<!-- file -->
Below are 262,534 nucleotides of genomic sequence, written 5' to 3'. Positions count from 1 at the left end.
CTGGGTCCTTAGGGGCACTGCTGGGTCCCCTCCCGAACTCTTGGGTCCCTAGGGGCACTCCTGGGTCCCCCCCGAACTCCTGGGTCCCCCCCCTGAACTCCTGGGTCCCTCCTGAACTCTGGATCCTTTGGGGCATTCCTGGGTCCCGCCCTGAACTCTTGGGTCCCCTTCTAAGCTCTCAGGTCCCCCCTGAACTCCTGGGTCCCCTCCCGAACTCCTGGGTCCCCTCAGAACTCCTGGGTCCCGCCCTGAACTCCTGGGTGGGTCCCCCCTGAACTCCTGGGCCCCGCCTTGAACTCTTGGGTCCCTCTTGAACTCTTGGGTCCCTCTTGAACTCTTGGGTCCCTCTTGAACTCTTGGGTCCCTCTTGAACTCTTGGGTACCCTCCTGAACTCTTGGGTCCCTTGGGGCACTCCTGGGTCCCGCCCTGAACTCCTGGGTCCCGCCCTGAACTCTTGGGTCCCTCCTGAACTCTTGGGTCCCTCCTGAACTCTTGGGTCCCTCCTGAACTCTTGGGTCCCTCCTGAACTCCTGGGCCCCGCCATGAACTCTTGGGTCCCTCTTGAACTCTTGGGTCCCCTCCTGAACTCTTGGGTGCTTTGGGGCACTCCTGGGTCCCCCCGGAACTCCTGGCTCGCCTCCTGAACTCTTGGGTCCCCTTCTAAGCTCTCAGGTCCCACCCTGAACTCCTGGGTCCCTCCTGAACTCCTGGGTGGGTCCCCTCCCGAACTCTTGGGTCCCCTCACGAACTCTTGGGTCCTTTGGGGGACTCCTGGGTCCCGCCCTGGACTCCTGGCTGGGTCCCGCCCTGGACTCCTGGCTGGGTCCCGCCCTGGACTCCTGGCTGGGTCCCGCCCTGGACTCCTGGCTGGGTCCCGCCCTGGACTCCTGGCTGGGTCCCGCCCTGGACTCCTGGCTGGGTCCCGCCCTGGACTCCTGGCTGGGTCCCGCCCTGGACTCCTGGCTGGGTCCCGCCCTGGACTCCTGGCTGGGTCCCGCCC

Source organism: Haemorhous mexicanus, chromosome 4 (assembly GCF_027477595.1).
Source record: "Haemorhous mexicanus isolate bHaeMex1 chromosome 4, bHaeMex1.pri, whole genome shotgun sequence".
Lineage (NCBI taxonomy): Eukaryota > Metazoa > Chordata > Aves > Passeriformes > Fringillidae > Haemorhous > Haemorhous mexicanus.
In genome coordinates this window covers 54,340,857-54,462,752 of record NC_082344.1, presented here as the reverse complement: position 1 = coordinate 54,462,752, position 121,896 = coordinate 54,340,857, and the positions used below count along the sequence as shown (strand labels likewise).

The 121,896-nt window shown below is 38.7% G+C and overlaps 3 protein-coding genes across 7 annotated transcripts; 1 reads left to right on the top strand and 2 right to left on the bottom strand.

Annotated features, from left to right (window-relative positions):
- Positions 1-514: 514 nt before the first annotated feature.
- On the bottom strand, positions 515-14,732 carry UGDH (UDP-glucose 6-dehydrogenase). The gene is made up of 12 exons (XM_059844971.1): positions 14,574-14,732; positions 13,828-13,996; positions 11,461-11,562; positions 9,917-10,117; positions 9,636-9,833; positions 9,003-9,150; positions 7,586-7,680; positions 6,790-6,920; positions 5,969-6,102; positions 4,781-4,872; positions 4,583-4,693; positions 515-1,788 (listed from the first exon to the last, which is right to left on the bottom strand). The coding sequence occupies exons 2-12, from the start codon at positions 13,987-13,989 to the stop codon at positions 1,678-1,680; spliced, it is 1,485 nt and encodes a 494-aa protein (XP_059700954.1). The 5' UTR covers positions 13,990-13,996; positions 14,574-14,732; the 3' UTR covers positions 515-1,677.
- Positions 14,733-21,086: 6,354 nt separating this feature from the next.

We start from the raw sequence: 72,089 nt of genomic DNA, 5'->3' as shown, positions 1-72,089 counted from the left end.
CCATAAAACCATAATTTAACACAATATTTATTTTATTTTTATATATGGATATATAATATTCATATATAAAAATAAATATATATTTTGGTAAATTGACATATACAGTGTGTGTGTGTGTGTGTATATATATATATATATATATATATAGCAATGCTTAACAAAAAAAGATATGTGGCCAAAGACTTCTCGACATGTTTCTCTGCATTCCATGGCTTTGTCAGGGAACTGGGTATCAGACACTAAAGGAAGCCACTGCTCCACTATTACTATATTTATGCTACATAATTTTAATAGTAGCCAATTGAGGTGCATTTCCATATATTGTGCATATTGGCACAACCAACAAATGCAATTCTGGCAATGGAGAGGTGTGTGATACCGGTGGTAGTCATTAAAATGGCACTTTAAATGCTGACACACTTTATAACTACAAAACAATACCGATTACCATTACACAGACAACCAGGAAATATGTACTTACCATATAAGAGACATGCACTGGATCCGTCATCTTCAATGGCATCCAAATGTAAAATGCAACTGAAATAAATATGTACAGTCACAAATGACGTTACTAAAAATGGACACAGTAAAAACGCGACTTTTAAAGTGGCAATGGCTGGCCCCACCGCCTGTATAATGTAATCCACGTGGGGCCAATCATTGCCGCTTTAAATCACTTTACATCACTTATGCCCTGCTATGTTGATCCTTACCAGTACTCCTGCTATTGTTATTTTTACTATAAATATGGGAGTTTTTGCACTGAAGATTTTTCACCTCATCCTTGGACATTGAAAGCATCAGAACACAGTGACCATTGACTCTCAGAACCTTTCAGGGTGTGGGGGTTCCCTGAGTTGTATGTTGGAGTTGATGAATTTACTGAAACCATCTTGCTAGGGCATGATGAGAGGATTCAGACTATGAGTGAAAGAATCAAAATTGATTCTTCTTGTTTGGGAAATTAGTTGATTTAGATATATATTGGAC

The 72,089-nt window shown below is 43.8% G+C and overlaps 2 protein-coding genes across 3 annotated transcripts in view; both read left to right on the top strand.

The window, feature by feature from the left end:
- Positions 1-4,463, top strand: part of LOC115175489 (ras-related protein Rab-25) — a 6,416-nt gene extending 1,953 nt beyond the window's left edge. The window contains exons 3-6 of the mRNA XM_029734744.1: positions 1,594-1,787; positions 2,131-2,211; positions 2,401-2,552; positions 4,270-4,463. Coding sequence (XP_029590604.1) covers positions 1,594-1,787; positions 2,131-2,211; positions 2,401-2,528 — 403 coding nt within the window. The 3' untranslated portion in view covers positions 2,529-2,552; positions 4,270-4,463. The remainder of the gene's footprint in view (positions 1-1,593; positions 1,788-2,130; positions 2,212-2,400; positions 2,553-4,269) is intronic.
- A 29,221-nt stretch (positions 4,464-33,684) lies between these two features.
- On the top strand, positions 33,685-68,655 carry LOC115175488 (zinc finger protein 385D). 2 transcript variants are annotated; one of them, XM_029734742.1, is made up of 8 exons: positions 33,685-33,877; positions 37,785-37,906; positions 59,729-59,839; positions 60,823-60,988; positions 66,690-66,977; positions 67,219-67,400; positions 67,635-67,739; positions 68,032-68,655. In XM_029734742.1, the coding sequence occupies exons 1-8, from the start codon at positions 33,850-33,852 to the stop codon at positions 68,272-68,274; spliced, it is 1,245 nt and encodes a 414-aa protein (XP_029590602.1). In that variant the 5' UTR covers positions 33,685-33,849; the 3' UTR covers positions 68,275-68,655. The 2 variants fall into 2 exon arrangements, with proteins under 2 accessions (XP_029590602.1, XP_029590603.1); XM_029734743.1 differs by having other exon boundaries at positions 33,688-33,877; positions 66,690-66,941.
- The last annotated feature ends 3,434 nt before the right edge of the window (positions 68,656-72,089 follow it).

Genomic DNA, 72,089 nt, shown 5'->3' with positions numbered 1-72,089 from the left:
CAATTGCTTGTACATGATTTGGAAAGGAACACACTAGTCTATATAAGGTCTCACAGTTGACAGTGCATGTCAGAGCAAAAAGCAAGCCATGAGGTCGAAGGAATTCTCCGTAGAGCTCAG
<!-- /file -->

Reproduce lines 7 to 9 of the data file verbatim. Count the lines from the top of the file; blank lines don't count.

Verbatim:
The 121,896-nt window shown below is 38.7% G+C and overlaps 3 protein-coding genes across 7 annotated transcripts; 1 reads left to right on the top strand and 2 right to left on the bottom strand.

Annotated features, from left to right (window-relative positions):
- Positions 1-514: 514 nt before the first annotated feature.